The Coen Brothers get dragged into #OscarsSoWhite

February 5, 2016 17:42:41 Posted at February 5, 2016 17:42:41
Sarah Posted by Sarah
Steve Granitz/ Barry King/ Jeffrey Mayer/ Gregg DeGuire/ Getty Images

Though regular figures during award season—they’re nominated this year for Best Original Screenplay for Bridge of Spies—Joel and Ethan Coen are not very interested in the Oscars. They also have the unfortunate timing as to be promoting a new movie, Hail, Caesar!, during this contentious award season, so they’re getting asked Oscar questions. Particularly, Jen Yamato of The Daily Beast asked them about #OscarsSoWhite, and you can practically hear their eyes rolling right out of their heads. The Coens are not concerning themselves with this at all, saying, “Diversity’s important, the Oscars are not that important.” Of course they can say that—they have four of them.

There are two things happening here. One is that we can argue the actual importance of the Oscars to death, but at the end of the day they represent the highest achievement in film, and are, at the very least, a measure of taste. So they’re not totally unimportant. They carry a cultural significance. But the other thing is the question of how much responsibility do we put on individual artists to “solve” this problem for us?

When asked about the pervasive whiteness of Hail, Caesar!—a film set in 1950s Hollywood—Joel Coen’s response is defensive: “Why would there be? I don’t understand the question. No—I understand that you’re asking the question, I don’t understand where the question comes from.” Ethan, responding to a question about the filmmaker’s responsibility to service these concerns, adds, “It’s important to tell the story you’re telling in the right way, which might involve black people or people of whatever heritage or ethnicity—or it might not.”

Now. There is DEFINITELY room to question any kind of creator about how their art reflects the world, and what it says about them and their perspective if that reflection seems homogenous. The Coens can be critiqued for lack of diversity and what that says about how they see the world—although they have produced a lot of stellar heroines over the years—but do they actually HAVE to be as inclusive as we may want them to be?

And the answer to that is no. They don’t HAVE to be. No individual artist owes us anything on that score. They tell the stories they want to tell the way they want to tell them, and we’re either into it or we’re not. We can judge them for seemingly not being interested in the stories of people different from themselves (and we will), but at the end of the day, the Coen Brothers are making Coen Brothers movies. What they do is up to them.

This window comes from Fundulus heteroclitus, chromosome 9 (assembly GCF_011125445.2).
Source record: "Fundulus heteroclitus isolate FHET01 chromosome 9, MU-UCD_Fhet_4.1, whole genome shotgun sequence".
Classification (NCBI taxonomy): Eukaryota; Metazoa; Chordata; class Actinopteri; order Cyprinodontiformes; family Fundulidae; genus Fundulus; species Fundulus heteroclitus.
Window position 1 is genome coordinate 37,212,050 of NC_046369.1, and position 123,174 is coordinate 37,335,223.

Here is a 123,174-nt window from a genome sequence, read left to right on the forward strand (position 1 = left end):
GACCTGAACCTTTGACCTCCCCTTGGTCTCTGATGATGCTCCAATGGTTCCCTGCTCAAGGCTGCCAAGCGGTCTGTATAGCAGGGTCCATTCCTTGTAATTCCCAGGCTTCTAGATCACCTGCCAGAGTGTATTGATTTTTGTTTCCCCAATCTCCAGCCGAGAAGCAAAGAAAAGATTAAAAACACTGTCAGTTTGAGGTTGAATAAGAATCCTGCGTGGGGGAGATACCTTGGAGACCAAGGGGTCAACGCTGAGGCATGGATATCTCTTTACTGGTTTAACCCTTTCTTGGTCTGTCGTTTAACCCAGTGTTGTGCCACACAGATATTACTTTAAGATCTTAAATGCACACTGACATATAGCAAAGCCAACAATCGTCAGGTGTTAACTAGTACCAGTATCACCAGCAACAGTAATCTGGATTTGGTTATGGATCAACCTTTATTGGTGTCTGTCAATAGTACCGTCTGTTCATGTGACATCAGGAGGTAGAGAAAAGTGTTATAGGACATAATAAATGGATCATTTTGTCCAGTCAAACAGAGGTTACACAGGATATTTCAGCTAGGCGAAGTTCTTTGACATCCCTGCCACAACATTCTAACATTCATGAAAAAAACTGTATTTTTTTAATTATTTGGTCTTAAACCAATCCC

Audiences are clearly craving more diverse stories, but we get them not by pressuring individual artists but by squeezing the system itself. The Coen Brothers are going to do what the Coen Brothers are going to do, but the people backing them? The studio execs giving them greenlights and the financiers lending them money? Those people are not storytellers. They’re not artists. They’re businesspeople. And diversity is good business (see also: Fox television; Fast/Furious franchise; Universal Pictures 2015, inclusive). Those people are the ones we demand greater diversity and inclusion from. You want to give the Coen Brothers $20 million to make a movie? Great. What about doing the same for Rick Famuyiwa to get a follow-up to Dope?

There’s a problem with the Oscars because the Academy, as a group, only finds a narrow range of films worthy of singling out. And there’s a problem with Hollywood because not nearly enough is being done to support the voices of artists who aren’t white men. But there isn’t a problem with any one artist. The problem is bigger than a single filmmaker and it’s bigger than the Oscars. The problem is the system that has for so long valued one voice over every other. THAT is what has to change.


Attached - Joel and Ethan at the Los Angeles premiere of Hail, Caesar! on Monday.

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